Familiarity does not always breed contempt, but it can dull awareness. Consider, for example, St Paul’s reflection on love in his first Letter to the Corinthians. We think we know it so well; we hear it regularly at weddings; (although very often, when it is being read, I notice a rare stillness in the congregation). It will be heard in churches this weekend. Let me offer two comments.
First of all, Paul speaks of outstanding gifts, some natural, such as the ability to speak all languages, “the tongues of men and angels”, and the capacity to grasp the deepest truths, “understanding all the mysteries there are”, others spiritual, such as faith to move mountains, and even a readiness to sacrifice one’s own life. But “without love”, he explains, all these gifts are worthless.
So, we might wonder, what is this thing called love? What is this quality or reality without which even such overwhelming gifts have no value? How exceptional is it? And what are the implications for us? How heroic are we expected to be?
But then Paul goes on to say that love is actually rather ordinary, a matter of being kind and patient, never jealous, boastful, or conceited, and never rude or selfish. It does not take offence and is not resentful. Indeed, this all seems ordinary enough. No great heroics are required. We all know we’re not perfect. We fall short. We can be prickly, irritable and impatient, sometimes big-headed, sometimes boorish, sometimes too self-centred or oversensitive. But, by and large, we reckon we score well enough as kind and patient, understanding and considerate.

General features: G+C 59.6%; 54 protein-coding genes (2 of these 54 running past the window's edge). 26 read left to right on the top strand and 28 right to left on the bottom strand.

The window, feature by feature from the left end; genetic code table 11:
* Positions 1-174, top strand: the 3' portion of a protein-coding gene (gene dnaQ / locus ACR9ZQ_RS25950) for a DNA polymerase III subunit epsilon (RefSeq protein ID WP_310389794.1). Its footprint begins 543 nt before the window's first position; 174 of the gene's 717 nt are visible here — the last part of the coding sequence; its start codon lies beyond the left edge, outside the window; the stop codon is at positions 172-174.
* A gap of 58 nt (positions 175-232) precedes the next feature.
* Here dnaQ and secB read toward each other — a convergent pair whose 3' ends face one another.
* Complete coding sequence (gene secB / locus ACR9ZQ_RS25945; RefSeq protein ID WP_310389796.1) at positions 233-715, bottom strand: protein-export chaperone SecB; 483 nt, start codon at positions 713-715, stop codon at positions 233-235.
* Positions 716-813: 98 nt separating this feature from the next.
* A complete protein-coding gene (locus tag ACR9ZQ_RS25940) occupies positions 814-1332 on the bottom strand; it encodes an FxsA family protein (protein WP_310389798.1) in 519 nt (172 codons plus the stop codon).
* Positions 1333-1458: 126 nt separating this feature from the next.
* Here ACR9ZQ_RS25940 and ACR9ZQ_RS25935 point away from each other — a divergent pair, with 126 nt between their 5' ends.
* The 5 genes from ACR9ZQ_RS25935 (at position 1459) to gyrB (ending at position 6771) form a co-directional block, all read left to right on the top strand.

The genius of Paul’s teaching is to draw out our need to be loving, because without it our other gifts, however outstanding, are fatally flawed, and then to identify the daily reality of that loving with qualities which, shortcomings notwithstanding, we presume we possess. We may, of course, be deluding ourselves a little because the package, taken together, is powerful. All the same, it doesn’t seem that exceptional or too far beyond us. That is the first lesson we can take to heart.
The second, however, is extraordinary. Paul observes that love “delights in the truth”, but then adds immediately that it is “always ready to excuse”. What can that mean? If we delight in the truth, we must be ready not only to rejoice in what is good; we must also be prepared to confront what is wrong. How then can we be ready always to excuse? When harm has been done, especially to someone we love, how can we excuse it? If we care for the truth, we must not acquiesce in what is wrong. But perhaps that is not what is being asked of us.
Many years ago, I knew a young girl who was knocked down on a zebra crossing. She was not killed, but her injuries were severe. The driver, young and drunk, did not stop, but he was caught and sent to prison. The girl’s parents visited him there, not to vent their anger, but out of concern for his welfare. When their visits became known, some people were outraged. Those parents, however, were not indifferent to dangerous driving. They just recognised that the driver, too, was a victim.
When faced with wrong, however terrible, we must not lose sight of the possible good in the wrongdoer, whether a relation or friend, colleague or enemy. We must not confuse the doer with the deed. When Paul instructs us in loving, he wants us to remember that.
It is not an invitation to naivety. Look around. The alternative is retaliation, the spiral of violence and unrelieved darkness.